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Sep 10, 2005


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Unfortunately, there are those who need division and clashes in their lives, sometimes to feel better about themselves, other times so they can profit.

I wonder what Middle America would do if they read your post. Probably deny it. It's a shame, isn't it? How do we fix it?



I live in Middle America. Most of this is already know, in one form or another, and, believe it or not, is taught in school.

It is "middle America's" perception of "modern" Islam that has led to a perception of Islam’s backwardness. Cultural biases work both ways.

I do have some questions for you though;

1. Wasn't it the orthodox Sunni Ottoman Sultans that crushed Sufism?

2. How do modern Muslims balance science and religion? Christianity seems to have bent, perhaps been broken, trying to "cope" with scientific advances; my perception is that Islam is not as flexible, am I wrong?


You write:

The concept of the University is Islamic on origin.

I think you are mistaken. The university goes back at least to the Greeks of the classical period. In fact, Plato founded the Academy in 385 BCE.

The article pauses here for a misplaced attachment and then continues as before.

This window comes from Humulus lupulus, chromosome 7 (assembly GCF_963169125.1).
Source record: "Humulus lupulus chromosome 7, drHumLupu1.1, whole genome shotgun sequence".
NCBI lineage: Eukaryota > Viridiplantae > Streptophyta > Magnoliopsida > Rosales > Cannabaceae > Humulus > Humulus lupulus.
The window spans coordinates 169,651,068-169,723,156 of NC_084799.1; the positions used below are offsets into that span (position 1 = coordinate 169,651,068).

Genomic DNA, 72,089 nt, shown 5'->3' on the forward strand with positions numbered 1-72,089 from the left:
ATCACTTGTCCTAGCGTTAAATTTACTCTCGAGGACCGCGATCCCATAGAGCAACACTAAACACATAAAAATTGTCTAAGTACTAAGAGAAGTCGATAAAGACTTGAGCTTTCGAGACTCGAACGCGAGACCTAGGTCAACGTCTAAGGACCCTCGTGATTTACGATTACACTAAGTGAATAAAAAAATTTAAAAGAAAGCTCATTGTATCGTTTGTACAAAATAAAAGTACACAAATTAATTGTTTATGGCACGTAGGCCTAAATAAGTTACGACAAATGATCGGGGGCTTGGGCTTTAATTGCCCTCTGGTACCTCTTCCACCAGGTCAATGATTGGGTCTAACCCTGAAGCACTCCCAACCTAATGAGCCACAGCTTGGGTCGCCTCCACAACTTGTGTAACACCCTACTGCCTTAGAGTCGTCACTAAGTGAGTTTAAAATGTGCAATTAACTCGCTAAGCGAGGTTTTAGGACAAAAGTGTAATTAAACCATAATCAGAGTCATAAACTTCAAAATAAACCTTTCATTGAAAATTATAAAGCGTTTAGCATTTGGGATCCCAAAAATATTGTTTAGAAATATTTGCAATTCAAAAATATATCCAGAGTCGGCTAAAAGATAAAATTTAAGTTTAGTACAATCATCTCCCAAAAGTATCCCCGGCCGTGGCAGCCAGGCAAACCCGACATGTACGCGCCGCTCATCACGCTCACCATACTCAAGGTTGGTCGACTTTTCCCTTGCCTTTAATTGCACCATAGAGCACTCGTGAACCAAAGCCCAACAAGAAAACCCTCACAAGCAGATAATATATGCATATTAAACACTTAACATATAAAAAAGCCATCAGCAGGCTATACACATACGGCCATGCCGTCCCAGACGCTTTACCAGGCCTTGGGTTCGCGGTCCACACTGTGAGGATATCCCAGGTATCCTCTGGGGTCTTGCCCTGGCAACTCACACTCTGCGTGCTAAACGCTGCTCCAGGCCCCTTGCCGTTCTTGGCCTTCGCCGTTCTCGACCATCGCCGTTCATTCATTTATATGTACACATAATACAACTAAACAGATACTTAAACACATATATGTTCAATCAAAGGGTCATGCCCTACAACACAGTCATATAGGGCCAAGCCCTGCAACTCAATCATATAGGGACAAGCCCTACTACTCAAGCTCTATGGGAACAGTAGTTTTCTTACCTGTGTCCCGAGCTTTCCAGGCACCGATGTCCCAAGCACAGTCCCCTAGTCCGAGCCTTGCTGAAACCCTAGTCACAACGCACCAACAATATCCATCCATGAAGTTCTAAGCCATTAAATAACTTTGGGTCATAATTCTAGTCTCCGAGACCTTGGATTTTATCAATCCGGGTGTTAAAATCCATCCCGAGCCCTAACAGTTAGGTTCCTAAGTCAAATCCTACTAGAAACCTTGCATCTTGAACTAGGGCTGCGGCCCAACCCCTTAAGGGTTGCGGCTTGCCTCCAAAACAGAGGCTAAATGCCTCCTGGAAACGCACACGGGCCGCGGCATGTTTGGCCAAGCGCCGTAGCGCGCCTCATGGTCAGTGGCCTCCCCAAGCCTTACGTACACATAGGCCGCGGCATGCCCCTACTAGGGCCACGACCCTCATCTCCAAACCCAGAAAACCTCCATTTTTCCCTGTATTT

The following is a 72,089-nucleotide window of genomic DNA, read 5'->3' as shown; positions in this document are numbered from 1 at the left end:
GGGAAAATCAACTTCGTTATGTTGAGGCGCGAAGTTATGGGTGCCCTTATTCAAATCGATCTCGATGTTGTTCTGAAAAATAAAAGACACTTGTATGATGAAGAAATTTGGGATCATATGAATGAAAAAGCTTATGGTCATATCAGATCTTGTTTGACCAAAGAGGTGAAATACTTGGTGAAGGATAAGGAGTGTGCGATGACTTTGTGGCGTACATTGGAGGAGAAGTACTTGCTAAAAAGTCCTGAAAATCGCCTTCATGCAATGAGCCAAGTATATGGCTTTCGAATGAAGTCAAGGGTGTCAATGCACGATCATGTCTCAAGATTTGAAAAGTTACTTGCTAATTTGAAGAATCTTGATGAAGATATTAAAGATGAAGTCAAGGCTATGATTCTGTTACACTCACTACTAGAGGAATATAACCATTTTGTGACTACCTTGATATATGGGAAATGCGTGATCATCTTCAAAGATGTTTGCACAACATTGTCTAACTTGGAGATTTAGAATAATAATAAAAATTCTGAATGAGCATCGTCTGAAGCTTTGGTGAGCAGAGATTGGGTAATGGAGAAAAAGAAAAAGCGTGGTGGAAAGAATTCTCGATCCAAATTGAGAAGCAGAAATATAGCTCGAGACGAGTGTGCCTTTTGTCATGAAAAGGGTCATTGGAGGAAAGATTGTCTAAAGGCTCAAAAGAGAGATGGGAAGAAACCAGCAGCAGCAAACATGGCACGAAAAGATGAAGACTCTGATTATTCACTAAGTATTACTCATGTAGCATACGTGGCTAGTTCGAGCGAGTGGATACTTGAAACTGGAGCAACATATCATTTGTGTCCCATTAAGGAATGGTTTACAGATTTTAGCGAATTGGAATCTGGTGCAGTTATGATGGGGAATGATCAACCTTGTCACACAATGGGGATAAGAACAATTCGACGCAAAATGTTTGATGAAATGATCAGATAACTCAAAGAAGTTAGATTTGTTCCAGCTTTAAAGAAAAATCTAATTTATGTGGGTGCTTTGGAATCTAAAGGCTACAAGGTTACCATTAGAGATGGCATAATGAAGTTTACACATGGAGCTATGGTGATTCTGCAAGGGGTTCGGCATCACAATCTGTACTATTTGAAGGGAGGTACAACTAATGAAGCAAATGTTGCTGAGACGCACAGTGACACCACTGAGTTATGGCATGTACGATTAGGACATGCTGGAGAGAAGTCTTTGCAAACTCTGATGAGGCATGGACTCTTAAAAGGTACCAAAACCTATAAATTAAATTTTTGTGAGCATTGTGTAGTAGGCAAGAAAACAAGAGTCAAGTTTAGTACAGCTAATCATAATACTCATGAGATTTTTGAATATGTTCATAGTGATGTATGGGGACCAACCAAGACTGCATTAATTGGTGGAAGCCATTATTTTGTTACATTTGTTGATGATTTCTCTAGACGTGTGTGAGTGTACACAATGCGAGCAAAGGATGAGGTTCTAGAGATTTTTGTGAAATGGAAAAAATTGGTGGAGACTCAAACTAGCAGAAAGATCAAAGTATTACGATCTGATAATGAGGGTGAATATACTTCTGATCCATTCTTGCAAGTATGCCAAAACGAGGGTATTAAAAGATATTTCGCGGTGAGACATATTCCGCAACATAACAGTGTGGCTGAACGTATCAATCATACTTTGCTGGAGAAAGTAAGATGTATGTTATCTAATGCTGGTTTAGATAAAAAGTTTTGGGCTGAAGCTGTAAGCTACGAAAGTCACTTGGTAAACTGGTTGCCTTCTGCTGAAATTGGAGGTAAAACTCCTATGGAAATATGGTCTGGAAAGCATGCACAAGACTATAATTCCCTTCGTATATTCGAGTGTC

I think what you meant to say is that the oldest continuous university is al-Ahzar. That, in itself, is a great achievement. But, higher learning in an academic setting long pre-dated the Muslims.


No, I think he is very much on the right path. "Higher learning" is indeed very old, but the (modern) European university and its basic functions and structure find their origins in the Islamic colleges of law and theology (this is not to say modern universities have not move on a great deal, but there is still much which is a reflection of classical Islamic methods of learning, e.g. the doctorate). The late Middle East medievalist George Makdisi has done some remarkable work in this field.


Good solid comments. After a few trips to the heart of the Islamic region (BTW - why was Bahrain conquered for failing to follow the prevailing beliefs in the 7th century?), I was dismayed to see a general decline in progress after the 9-10th centuries.

I would welcome some more progressive views from Islamic leaders, or at least some honest recognition of their inabilities to affect the radicals.

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